Tonight I have the privilege of presenting at GW University, where I get to share my thoughts on what it is like to practice law in the 21st century.  I have put a lot of thought into the message I want to convey– because I know it is a grim market out there, and yet I like to be the messenger of hope.

Remaining an optimist after 15 years as a divorce attorney may seem odd, but honestly, it is all in how you view things.  I don’t see myself as someone that tears families apart.  In reality, the damage has already been done way before anyone comes to see me, so it is all about damage control as I work to restructure the family’s ties.  All that being said, there are 5 things I think clients should be cognizant of in order to preserve a healthy attorney-client relationship:

1. Babysitting is expensive.  I liked babysitting when I was a teenager, but that is not the best use of someone’s resources at my current rates these days.  I get paid to put out fires– major ones every day.  So, when you get assignments and deadlines from me or the court, do your best to stick to them without requiring a lot of hand-holding.

2.  Listen carefully.  You are in crisis mode, which means you are not thinking clearly.  I’m doing my best to help you out of this legal mess.  But, if you are not going to follow my advice, why are you paying me?  If you are not going to heed my warnings, then what is the point of asking me my opinion?

3. No pro bono requests please.  Everyone has a sad story, but resources are limited. Meanwhile, we all have our designated charities, where we want to commit our time and money.  Giving away thousands of dollars to a complete stranger is not going to happen.  As a result, if government and non-profit lawyers cannot handle the case, then you either need to represent yourself or pay someone a reasonalbe rate to help you.  I don’t know anyone that works for free, and I’m not sure why people think it is ok to ask for an attorney to take their case pro bono.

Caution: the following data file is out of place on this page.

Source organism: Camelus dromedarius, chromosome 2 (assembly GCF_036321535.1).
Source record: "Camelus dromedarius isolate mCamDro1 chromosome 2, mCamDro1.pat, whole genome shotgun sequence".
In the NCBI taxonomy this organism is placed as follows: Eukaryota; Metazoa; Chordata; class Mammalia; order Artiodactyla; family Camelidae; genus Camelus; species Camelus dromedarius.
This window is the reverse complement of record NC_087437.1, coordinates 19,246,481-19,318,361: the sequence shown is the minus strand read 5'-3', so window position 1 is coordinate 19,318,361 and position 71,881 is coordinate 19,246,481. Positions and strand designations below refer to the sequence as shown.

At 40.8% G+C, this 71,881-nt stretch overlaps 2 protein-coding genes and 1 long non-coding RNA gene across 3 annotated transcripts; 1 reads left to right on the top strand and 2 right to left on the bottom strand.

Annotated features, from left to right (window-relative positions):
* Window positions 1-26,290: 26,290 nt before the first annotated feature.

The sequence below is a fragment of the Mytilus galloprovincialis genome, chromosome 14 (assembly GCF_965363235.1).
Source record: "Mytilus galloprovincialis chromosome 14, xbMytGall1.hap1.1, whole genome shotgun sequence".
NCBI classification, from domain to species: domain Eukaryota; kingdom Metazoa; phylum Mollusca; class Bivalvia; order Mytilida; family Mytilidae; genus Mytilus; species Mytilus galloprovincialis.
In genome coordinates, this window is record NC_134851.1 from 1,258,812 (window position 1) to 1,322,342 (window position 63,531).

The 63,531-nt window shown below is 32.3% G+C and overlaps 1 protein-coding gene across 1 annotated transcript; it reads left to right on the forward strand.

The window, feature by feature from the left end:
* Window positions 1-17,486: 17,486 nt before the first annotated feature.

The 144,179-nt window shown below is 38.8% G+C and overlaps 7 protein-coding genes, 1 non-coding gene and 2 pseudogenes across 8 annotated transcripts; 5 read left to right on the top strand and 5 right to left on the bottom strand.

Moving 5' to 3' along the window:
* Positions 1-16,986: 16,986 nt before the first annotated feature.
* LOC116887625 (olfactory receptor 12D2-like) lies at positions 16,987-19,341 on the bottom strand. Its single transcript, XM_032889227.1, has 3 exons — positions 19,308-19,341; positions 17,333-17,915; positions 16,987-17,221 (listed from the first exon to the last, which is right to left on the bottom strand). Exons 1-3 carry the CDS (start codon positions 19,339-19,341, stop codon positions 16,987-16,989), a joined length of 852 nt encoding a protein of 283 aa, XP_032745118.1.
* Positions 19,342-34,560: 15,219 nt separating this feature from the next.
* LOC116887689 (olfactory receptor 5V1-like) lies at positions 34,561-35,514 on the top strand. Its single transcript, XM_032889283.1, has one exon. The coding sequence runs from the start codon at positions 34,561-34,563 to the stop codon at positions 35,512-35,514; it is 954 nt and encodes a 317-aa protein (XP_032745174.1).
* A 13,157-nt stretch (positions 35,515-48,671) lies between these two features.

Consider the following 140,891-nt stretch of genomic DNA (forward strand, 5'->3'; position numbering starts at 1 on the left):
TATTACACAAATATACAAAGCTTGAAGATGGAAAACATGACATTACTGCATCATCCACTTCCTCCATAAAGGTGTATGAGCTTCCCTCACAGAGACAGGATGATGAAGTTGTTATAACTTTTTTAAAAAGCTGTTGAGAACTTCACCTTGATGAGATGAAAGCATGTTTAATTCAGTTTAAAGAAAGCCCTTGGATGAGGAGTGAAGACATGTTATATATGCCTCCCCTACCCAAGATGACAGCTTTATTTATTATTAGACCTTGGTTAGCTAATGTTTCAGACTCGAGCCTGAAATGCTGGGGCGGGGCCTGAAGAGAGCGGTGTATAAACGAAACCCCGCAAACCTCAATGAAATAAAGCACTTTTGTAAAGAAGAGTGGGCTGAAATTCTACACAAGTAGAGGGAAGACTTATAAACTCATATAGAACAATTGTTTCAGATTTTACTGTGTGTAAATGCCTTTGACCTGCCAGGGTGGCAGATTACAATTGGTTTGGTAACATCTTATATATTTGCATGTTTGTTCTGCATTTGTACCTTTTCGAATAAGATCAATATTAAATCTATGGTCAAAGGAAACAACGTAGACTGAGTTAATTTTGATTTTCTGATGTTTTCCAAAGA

4.  Discipline Your Emotions.  Emotions have no place in the practice of law.  We are trained to be objective, and create clean contracts– we want as little emotion as possible to cloud your judgment when making major decisions.  We are not meant to be used as emotional punching bags, and outbursts are just not appropriate.  Therapists process emotions; we process legal settlements.

5. Respect boundaries.  Just because I have a cellphone, doesn’t mean you should feel free to use it all the time, 24/7.  We have families and need down time, just like all other normal human beings.  When we go off the clock, the only true emergencies require calling 911.

6. Collections isn’t fun.  Lawyers are not bankers, we can’t lend clients money. Most of us go to law school to help people, not to be in the position of acting as bill collectors.  Put in this position will be an unpleasant experience for everyone.  Think about it- I don’t know anyone that shows up for work without getting paid.  Everywhere else, if someone wants a product or project completed or they need a service done, they know they have to pay for the service requested.  Without payment you won’t get service- it really is that simple.

I promise that tonight’s presentation is quite positive– but I would not be doing my job if I did not warn students about some of the challenges they will face as lawyers.  Meanwhile, I think it might be helpful for some lay people out there to hear things from the lawyer’s perspective.  A long time ago I was taught that understanding is the enemy of conflict, and I have come a long way in the last 15 years to do my very best to understand the challenges my clients are facing when they come to me.  That said, it might be equally as beneficial for clients to see things from our perspective as stated above.

In the end, we are on the same team–  but to get to the final goal, lawyers and clients have to work together to prevent their respective emotional and financial pressures from derailing the legal process that binds them.

By Regina A. DeMeo, Esq.